An Adventurous Foodie in Paris: A Simple Plate of Chanterelles

Why cook in Paris? After all, you can just pop into a boulangerie, fromagerie, charcuterie, etc. and eat quite well. Or, you can splurge and go to a restaurant. Even when you have an apartment for a few days or so, cooking seems unnecessary.

For us, though, who travel with an anthropollogical bent and stay at least two months (six has been the longest), the offerings at a farmers’ market are irresistible. One of the oldest Paris open markets is only a few blocks from us, maybe a quarter of a mile, and it is open three days a week. We went one Saturday and came home with a barquette of girolles (Stateside, aka chanterelles). We only buy these at home in October because they are in season and at their cheapest at Berkeley Bowl, that remarkable institution of affordable bounty. We shell out $10 a pound then; out of season, it is double that. Here, approaching the season, it is €12 a kilo (2.2 #s).

A pound of girolles goes a long way in both quantity and taste; and they are easy and fast to cook—even away from home. Sauté some sliced onions or shallots in oil or butter until soft, dump the sliced girolles in, splash that leftover white wine, salt and pepper to taste, cook at high heat until soft and nearly dry, about 5 minutes. Before serving and with the heat still on, spoon some crème fraîche (or good sour cream) into the mix. If you have it and like it, sprinkle a little tarragon, and you’re all set. Go vegetarian and place a sunny-side up or poached egg on top and you will feel like you’re eating at a king’s table. For meat eaters, we’ve served this with sausages from a charcuterie. All good on top of couscous or just savor it with a crusty baguette.

I am an adventurous foodie for at least a couple of reasons. I will taste many things strange to the American palate at least once . Smelly cheese does not make me pinch my nose (despite my very sensitive olfactories) and animal entrails do not make me puke. I’ve also been known to taste—and eventually eat—fruit that looks like it may be rotting. No, I am neither nut nor pauper; not yet, anyway.

I first saw fresh dates in Paris two years ago—hard, bright pale yellow, and inviting you to sink yout teeth into one of them. We did. But they left a bit of that slightly bitter coating you get from fruits like hachiya persimmons when you don’t allow them to soften. After the first two times, that coating made us conveniently “forget” the dates until the skin wrinkled, turned a dull brownish yellow, and the flesh shrunk loose from the papery skin. I was about to throw them out, when I thought, “Gee, we eat them dried out and much browner than this.” So, encouraged by that thought and the fact that it did not smell rotten at all, I popped one into my mouth, sans skin. What a pleasant surprise! Softer, no bitterness nor coating and it has the familiar taste of dates, but moister and not as sweet.

In addition to taking chances with my taste buds, I am not a purist when it comes to cobbling dishes together. I am an eyeball-it, use-what-you-have, taste-as-you-go kind of cook so I take chances when making any dish. My philosophy is merely that a dish should taste good. A recipe won’t tell me that; my taste buds will. I do read recipes; in fact, at home, I have several cookbooks. For the most part, though I read them to inspire or entertain me.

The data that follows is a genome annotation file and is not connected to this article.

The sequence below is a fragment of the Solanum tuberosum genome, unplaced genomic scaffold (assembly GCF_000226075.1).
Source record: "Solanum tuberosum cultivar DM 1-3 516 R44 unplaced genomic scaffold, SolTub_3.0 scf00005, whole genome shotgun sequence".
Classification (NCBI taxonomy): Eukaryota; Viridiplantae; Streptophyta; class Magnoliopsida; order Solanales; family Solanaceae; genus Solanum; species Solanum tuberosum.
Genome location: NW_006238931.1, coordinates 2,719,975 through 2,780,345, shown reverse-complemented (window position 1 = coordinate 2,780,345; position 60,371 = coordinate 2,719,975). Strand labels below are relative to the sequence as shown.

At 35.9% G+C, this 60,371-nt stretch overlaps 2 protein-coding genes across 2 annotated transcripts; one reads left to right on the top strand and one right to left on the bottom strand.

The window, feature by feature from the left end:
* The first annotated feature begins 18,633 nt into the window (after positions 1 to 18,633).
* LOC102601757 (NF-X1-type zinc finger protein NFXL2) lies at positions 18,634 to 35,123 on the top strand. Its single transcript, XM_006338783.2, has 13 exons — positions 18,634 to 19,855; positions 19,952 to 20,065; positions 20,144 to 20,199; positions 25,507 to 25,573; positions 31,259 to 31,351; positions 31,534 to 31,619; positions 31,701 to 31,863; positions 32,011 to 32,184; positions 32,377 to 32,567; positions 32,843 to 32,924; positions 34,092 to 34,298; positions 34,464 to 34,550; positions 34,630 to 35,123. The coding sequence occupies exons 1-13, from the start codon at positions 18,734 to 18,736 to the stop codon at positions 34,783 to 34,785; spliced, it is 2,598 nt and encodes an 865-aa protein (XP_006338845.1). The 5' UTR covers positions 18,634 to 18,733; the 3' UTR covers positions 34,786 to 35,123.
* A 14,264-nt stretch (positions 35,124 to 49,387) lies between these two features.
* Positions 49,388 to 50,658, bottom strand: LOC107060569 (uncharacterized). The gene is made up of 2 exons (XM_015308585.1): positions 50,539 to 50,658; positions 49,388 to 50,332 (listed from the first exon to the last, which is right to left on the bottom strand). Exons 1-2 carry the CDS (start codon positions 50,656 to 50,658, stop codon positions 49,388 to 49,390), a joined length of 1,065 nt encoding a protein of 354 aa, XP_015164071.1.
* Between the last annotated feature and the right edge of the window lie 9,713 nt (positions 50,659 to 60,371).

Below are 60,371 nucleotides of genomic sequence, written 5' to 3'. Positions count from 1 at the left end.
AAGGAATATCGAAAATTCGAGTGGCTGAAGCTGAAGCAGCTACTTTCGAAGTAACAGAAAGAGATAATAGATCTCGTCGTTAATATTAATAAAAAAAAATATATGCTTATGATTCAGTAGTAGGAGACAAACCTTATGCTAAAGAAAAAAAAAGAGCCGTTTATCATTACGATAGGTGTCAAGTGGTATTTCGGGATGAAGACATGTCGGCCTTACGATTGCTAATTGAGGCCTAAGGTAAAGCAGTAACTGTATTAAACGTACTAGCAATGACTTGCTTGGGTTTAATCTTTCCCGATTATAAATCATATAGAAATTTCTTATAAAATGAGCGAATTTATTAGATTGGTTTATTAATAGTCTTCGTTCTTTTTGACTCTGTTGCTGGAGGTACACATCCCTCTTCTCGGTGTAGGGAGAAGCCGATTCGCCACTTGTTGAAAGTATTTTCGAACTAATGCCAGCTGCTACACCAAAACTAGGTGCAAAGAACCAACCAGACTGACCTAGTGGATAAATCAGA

The only recipes I follow nearly to the letter are those for baking certain types of cakes such as sponge and chiffon cakes. And, yes, I have tried making French macarons, following recipes faithfully. They always turn out scrumptious but producing the requisite “feet” is a crapshoot. Not that it matters when you start munching on them but, the thing is, macaronhood requires the right look and that look has “feet.” Serious macaron recipes emphasize “macaronnage” which presumably produces those precious feet—that weblike, lace-like layer under the smooth dome.

But back to my girolles dish: except for burning , you can hardly go wrong with it. The only caveat is obvious, there should be more chanterelles than onions. You can vary this dish with herbs or a sprinkle of cheese. Parmesan, gruyere, or gorgonzola are, for me, the best cheese additions but I prefer it without cheese. The delicacy of these mushrooms requires simple treatment and crème fraîche (Trader Joe’s organic sour cream is a very good substitute, trust me) takes it to that level of yummy sophistication that is enough to make this dish special.

The French are excellent cheese makers. I especially like the soft cheeses. Today we bought some chaource and, a few days ago, le Mothais, a soft chèvre. Both sported a mark I had not seen before: appellation d’origine protégée. (AOP). If you are familiar with appellation d’origine contrôlée. (AOC), you know that it is an assurance of the quality of a product—raised or crafted in the most favorable terroir and by artisans of recognized expertise. France, it seems, successfully argued to have all the countries of the European Union adopt its standards. So, AOP, in fact, is practically the same as AOC. Since early this year, except for wines, all products raised or produced according to those standards—in France as well as other EU countries—will carry an AOP label. Only French wines can and must continue to use AOC.

Truly sinking our incisors into the food offerings of a place we visit is getting to know it intimately. And many times, especially in dollar-gobbling cities like Paris, we can pinch euros deliciously. With the chaource, which you can get at a supermarché like. Franprix, we also bought mozzarella di bufala, for which we developed a taste in Florence. We had it for dinner with tomatoes, a crusty baguette, and small, juicy, and sweet chasselas grapes. All for about €7 for two. McDo, anyone?

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